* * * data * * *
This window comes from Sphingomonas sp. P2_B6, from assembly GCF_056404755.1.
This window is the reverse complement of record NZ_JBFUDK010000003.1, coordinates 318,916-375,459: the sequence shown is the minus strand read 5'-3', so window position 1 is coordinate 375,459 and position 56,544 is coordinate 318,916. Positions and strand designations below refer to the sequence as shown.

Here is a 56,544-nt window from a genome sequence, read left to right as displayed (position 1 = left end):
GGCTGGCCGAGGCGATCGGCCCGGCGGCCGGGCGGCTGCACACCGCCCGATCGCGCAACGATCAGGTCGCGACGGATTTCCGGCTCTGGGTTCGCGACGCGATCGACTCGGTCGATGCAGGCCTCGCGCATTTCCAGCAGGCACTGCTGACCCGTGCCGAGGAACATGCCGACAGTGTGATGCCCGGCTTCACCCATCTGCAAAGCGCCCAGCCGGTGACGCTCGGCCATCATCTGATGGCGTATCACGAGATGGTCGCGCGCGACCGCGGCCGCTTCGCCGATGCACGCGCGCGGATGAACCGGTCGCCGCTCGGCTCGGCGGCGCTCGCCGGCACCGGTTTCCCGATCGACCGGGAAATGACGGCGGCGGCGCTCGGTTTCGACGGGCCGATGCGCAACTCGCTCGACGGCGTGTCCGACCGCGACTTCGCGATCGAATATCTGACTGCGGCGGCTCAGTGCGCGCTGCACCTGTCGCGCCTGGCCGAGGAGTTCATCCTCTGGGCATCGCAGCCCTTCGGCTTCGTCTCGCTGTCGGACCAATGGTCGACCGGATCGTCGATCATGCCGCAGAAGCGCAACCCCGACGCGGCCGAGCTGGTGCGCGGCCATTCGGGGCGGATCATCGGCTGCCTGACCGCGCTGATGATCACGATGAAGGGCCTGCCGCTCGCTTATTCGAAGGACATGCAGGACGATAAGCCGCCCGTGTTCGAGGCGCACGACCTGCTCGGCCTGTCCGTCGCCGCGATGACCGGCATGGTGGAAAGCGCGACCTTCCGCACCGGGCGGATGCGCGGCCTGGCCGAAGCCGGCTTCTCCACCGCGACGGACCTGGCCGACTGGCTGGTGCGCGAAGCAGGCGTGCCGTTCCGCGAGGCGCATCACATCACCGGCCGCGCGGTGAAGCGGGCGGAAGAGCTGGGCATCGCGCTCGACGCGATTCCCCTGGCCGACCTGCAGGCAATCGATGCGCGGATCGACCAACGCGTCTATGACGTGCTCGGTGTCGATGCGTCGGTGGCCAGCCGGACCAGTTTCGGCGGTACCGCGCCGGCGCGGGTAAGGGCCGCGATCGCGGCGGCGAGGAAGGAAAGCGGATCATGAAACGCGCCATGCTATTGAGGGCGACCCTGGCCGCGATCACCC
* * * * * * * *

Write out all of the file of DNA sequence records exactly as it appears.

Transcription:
This window comes from Sphingomonas sp. P2_B6, from assembly GCF_056404755.1.
This window is the reverse complement of record NZ_JBFUDK010000003.1, coordinates 318,916-375,459: the sequence shown is the minus strand read 5'-3', so window position 1 is coordinate 375,459 and position 56,544 is coordinate 318,916. Positions and strand designations below refer to the sequence as shown.

Here is a 56,544-nt window from a genome sequence, read left to right as displayed (position 1 = left end):
GGCTGGCCGAGGCGATCGGCCCGGCGGCCGGGCGGCTGCACACCGCCCGATCGCGCAACGATCAGGTCGCGACGGATTTCCGGCTCTGGGTTCGCGACGCGATCGACTCGGTCGATGCAGGCCTCGCGCATTTCCAGCAGGCACTGCTGACCCGTGCCGAGGAACATGCCGACAGTGTGATGCCCGGCTTCACCCATCTGCAAAGCGCCCAGCCGGTGACGCTCGGCCATCATCTGATGGCGTATCACGAGATGGTCGCGCGCGACCGCGGCCGCTTCGCCGATGCACGCGCGCGGATGAACCGGTCGCCGCTCGGCTCGGCGGCGCTCGCCGGCACCGGTTTCCCGATCGACCGGGAAATGACGGCGGCGGCGCTCGGTTTCGACGGGCCGATGCGCAACTCGCTCGACGGCGTGTCCGACCGCGACTTCGCGATCGAATATCTGACTGCGGCGGCTCAGTGCGCGCTGCACCTGTCGCGCCTGGCCGAGGAGTTCATCCTCTGGGCATCGCAGCCCTTCGGCTTCGTCTCGCTGTCGGACCAATGGTCGACCGGATCGTCGATCATGCCGCAGAAGCGCAACCCCGACGCGGCCGAGCTGGTGCGCGGCCATTCGGGGCGGATCATCGGCTGCCTGACCGCGCTGATGATCACGATGAAGGGCCTGCCGCTCGCTTATTCGAAGGACATGCAGGACGATAAGCCGCCCGTGTTCGAGGCGCACGACCTGCTCGGCCTGTCCGTCGCCGCGATGACCGGCATGGTGGAAAGCGCGACCTTCCGCACCGGGCGGATGCGCGGCCTGGCCGAAGCCGGCTTCTCCACCGCGACGGACCTGGCCGACTGGCTGGTGCGCGAAGCAGGCGTGCCGTTCCGCGAGGCGCATCACATCACCGGCCGCGCGGTGAAGCGGGCGGAAGAGCTGGGCATCGCGCTCGACGCGATTCCCCTGGCCGACCTGCAGGCAATCGATGCGCGGATCGACCAACGCGTCTATGACGTGCTCGGTGTCGATGCGTCGGTGGCCAGCCGGACCAGTTTCGGCGGTACCGCGCCGGCGCGGGTAAGGGCCGCGATCGCGGCGGCGAGGAAGGAAAGCGGATCATGAAACGCGCCATGCTATTGAGGGCGACCCTGGCCGCGATCACCC